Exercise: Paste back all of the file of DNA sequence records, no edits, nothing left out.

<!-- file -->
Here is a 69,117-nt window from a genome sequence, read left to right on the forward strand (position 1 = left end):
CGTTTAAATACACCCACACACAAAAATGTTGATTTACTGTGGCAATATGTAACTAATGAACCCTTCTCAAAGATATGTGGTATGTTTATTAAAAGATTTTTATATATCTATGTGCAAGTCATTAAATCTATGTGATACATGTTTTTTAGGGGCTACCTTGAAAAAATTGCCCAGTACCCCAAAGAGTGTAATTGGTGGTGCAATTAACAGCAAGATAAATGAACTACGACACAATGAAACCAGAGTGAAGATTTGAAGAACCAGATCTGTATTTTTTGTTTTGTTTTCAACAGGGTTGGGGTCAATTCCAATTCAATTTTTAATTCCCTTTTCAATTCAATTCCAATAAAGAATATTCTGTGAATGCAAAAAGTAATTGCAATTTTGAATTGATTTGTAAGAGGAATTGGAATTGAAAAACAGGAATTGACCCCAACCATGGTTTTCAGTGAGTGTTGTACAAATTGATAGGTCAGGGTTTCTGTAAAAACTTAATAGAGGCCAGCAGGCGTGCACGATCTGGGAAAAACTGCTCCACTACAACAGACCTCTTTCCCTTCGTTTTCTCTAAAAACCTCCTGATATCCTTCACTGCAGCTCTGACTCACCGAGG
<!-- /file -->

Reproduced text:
Here is a 69,117-nt window from a genome sequence, read left to right on the forward strand (position 1 = left end):
CGTTTAAATACACCCACACACAAAAATGTTGATTTACTGTGGCAATATGTAACTAATGAACCCTTCTCAAAGATATGTGGTATGTTTATTAAAAGATTTTTATATATCTATGTGCAAGTCATTAAATCTATGTGATACATGTTTTTTAGGGGCTACCTTGAAAAAATTGCCCAGTACCCCAAAGAGTGTAATTGGTGGTGCAATTAACAGCAAGATAAATGAACTACGACACAATGAAACCAGAGTGAAGATTTGAAGAACCAGATCTGTATTTTTTGTTTTGTTTTCAACAGGGTTGGGGTCAATTCCAATTCAATTTTTAATTCCCTTTTCAATTCAATTCCAATAAAGAATATTCTGTGAATGCAAAAAGTAATTGCAATTTTGAATTGATTTGTAAGAGGAATTGGAATTGAAAAACAGGAATTGACCCCAACCATGGTTTTCAGTGAGTGTTGTACAAATTGATAGGTCAGGGTTTCTGTAAAAACTTAATAGAGGCCAGCAGGCGTGCACGATCTGGGAAAAACTGCTCCACTACAACAGACCTCTTTCCCTTCGTTTTCTCTAAAAACCTCCTGATATCCTTCACTGCAGCTCTGACTCACCGAGG